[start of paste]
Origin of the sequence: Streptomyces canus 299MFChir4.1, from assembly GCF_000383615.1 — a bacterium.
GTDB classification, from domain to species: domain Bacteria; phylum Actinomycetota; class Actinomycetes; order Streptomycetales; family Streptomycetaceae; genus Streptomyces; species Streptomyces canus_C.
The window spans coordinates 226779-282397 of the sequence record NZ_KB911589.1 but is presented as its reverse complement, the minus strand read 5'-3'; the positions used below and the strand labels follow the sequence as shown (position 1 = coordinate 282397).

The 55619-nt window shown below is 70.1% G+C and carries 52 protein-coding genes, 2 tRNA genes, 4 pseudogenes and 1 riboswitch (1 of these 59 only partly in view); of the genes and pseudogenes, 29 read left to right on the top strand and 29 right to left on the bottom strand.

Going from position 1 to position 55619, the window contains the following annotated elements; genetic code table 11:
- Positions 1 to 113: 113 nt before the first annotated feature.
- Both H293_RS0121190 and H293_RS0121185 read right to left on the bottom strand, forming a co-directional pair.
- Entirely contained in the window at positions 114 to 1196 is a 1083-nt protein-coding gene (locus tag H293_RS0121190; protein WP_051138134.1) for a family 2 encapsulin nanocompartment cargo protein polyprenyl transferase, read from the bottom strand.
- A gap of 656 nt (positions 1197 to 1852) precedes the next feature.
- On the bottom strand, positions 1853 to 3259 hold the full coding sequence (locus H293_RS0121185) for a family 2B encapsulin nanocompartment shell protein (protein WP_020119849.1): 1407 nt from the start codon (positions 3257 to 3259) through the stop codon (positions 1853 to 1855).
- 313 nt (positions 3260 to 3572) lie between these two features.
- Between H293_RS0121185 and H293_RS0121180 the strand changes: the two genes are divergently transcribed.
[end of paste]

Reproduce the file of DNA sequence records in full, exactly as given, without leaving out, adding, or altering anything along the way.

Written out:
Origin of the sequence: Streptomyces canus 299MFChir4.1, from assembly GCF_000383615.1 — a bacterium.
GTDB classification, from domain to species: domain Bacteria; phylum Actinomycetota; class Actinomycetes; order Streptomycetales; family Streptomycetaceae; genus Streptomyces; species Streptomyces canus_C.
The window spans coordinates 226779-282397 of the sequence record NZ_KB911589.1 but is presented as its reverse complement, the minus strand read 5'-3'; the positions used below and the strand labels follow the sequence as shown (position 1 = coordinate 282397).

The 55619-nt window shown below is 70.1% G+C and carries 52 protein-coding genes, 2 tRNA genes, 4 pseudogenes and 1 riboswitch (1 of these 59 only partly in view); of the genes and pseudogenes, 29 read left to right on the top strand and 29 right to left on the bottom strand.

Going from position 1 to position 55619, the window contains the following annotated elements; genetic code table 11:
- Positions 1 to 113: 113 nt before the first annotated feature.
- Both H293_RS0121190 and H293_RS0121185 read right to left on the bottom strand, forming a co-directional pair.
- Entirely contained in the window at positions 114 to 1196 is a 1083-nt protein-coding gene (locus tag H293_RS0121190; protein WP_051138134.1) for a family 2 encapsulin nanocompartment cargo protein polyprenyl transferase, read from the bottom strand.
- A gap of 656 nt (positions 1197 to 1852) precedes the next feature.
- On the bottom strand, positions 1853 to 3259 hold the full coding sequence (locus H293_RS0121185) for a family 2B encapsulin nanocompartment shell protein (protein WP_020119849.1): 1407 nt from the start codon (positions 3257 to 3259) through the stop codon (positions 1853 to 1855).
- 313 nt (positions 3260 to 3572) lie between these two features.
- Between H293_RS0121185 and H293_RS0121180 the strand changes: the two genes are divergently transcribed.